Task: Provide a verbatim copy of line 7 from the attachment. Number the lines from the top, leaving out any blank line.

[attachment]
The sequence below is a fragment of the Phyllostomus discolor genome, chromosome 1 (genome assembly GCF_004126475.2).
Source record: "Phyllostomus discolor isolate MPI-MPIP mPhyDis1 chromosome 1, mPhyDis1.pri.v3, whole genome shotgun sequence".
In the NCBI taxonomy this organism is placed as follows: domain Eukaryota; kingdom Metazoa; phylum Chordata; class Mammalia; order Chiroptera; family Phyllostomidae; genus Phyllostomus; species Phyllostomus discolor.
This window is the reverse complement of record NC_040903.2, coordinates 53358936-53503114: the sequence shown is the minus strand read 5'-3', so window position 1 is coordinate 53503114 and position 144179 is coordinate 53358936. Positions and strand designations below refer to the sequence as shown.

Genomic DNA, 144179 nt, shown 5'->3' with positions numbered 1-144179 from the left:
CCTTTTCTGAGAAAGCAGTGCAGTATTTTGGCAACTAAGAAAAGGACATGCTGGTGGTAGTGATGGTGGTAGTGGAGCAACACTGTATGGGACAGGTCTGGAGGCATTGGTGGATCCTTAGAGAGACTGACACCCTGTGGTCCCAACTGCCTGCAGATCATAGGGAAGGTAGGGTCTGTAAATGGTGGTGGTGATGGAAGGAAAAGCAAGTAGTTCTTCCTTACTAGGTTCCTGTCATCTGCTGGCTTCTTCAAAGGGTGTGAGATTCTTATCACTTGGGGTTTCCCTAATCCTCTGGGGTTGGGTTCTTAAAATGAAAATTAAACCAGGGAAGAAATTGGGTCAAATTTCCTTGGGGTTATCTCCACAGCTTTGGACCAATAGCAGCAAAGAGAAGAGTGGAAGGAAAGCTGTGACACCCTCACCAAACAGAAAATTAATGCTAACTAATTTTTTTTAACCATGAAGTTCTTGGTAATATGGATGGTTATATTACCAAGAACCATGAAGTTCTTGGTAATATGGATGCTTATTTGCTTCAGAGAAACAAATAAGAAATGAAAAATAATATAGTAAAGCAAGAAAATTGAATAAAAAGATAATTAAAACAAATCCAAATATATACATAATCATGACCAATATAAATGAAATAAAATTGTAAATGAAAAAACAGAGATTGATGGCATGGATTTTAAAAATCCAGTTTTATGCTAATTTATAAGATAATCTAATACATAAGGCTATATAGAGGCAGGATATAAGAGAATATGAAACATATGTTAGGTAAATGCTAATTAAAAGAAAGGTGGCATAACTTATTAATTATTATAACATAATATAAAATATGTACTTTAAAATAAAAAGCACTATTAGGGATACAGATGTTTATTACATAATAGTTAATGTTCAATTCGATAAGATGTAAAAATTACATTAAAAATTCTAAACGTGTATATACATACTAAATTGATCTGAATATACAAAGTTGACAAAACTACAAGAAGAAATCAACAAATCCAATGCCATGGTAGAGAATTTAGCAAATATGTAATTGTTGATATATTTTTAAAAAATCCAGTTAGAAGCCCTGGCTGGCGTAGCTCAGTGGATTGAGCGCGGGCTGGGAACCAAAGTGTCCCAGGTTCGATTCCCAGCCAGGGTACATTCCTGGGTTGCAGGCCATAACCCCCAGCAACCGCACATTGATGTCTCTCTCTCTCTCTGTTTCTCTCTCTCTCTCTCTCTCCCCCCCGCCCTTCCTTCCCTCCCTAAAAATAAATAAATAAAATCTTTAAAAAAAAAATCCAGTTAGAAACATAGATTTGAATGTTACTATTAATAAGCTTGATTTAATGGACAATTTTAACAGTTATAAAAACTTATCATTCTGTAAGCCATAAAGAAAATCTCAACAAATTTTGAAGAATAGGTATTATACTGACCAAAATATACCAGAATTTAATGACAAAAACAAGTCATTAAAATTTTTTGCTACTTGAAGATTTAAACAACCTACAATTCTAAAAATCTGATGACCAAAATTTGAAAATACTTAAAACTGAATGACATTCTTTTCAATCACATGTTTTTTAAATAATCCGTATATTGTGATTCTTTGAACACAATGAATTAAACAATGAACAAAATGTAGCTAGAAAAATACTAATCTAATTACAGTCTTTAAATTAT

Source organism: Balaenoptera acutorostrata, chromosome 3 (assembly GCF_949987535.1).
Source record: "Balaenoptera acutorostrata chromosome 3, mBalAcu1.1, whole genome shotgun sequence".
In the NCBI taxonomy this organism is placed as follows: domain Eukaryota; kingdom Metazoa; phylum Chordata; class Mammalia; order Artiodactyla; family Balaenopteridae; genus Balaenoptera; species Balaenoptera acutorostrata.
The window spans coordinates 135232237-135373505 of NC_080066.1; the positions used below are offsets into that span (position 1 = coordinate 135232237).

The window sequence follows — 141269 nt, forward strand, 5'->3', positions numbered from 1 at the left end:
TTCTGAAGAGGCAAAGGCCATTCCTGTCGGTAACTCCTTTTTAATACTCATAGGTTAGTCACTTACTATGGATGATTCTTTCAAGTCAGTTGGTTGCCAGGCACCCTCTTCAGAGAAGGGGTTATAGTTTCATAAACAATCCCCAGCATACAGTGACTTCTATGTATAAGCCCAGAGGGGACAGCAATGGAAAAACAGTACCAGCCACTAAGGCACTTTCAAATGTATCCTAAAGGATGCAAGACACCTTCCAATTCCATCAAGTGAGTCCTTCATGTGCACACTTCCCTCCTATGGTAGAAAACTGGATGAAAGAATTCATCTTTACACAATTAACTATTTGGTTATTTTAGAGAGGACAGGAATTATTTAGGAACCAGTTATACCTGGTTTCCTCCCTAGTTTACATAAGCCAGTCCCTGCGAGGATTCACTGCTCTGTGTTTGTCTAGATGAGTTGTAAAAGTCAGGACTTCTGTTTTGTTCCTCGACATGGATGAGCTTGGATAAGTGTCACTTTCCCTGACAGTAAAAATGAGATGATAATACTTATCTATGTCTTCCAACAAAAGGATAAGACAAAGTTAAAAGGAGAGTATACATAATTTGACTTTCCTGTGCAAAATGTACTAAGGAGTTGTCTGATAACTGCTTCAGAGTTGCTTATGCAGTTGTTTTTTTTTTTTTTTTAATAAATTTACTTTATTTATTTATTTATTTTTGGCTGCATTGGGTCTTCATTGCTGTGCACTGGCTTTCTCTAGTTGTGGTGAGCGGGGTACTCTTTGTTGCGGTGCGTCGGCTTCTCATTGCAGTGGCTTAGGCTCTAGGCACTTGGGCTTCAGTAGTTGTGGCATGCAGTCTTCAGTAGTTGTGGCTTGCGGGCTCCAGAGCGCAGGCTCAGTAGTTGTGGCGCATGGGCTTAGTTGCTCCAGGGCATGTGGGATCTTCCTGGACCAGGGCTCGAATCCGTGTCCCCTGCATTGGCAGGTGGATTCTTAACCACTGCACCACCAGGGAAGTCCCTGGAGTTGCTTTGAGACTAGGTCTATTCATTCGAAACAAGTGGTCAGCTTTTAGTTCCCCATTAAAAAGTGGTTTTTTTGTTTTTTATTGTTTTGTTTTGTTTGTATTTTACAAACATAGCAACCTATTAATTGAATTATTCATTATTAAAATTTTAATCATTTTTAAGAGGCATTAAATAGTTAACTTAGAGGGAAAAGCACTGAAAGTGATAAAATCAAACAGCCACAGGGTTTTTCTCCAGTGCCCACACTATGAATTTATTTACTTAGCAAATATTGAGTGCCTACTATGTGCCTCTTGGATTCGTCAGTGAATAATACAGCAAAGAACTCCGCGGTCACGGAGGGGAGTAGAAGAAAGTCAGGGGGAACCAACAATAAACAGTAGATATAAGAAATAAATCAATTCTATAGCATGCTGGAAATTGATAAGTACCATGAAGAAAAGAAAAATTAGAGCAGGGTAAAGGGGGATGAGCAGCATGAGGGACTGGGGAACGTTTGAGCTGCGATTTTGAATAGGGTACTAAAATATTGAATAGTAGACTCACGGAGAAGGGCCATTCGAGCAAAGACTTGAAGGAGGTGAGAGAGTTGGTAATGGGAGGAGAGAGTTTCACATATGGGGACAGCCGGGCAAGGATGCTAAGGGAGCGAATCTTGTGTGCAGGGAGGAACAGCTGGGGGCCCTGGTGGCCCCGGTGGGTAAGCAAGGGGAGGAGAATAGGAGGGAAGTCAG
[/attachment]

Source organism: Balaenoptera acutorostrata, chromosome 3 (assembly GCF_949987535.1).